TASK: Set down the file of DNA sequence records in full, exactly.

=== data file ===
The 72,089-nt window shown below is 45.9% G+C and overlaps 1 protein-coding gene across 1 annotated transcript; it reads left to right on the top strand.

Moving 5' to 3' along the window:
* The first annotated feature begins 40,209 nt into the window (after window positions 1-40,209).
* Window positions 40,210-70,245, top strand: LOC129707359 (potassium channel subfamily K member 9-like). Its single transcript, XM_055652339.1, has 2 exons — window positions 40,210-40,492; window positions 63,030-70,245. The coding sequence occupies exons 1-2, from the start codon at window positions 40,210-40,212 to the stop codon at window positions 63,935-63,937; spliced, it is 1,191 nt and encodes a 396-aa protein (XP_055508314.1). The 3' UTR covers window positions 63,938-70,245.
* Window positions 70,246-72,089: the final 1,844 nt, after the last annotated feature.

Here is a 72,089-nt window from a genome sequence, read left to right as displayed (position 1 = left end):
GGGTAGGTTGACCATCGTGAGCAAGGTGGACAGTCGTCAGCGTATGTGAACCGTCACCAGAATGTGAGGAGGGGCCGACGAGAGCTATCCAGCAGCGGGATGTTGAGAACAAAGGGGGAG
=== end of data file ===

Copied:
The 72,089-nt window shown below is 45.9% G+C and overlaps 1 protein-coding gene across 1 annotated transcript; it reads left to right on the top strand.

Moving 5' to 3' along the window:
* The first annotated feature begins 40,209 nt into the window (after window positions 1-40,209).
* Window positions 40,210-70,245, top strand: LOC129707359 (potassium channel subfamily K member 9-like). Its single transcript, XM_055652339.1, has 2 exons — window positions 40,210-40,492; window positions 63,030-70,245. The coding sequence occupies exons 1-2, from the start codon at window positions 40,210-40,212 to the stop codon at window positions 63,935-63,937; spliced, it is 1,191 nt and encodes a 396-aa protein (XP_055508314.1). The 3' UTR covers window positions 63,938-70,245.
* Window positions 70,246-72,089: the final 1,844 nt, after the last annotated feature.

Here is a 72,089-nt window from a genome sequence, read left to right as displayed (position 1 = left end):
GGGTAGGTTGACCATCGTGAGCAAGGTGGACAGTCGTCAGCGTATGTGAACCGTCACCAGAATGTGAGGAGGGGCCGACGAGAGCTATCCAGCAGCGGGATGTTGAGAACAAAGGGGGAG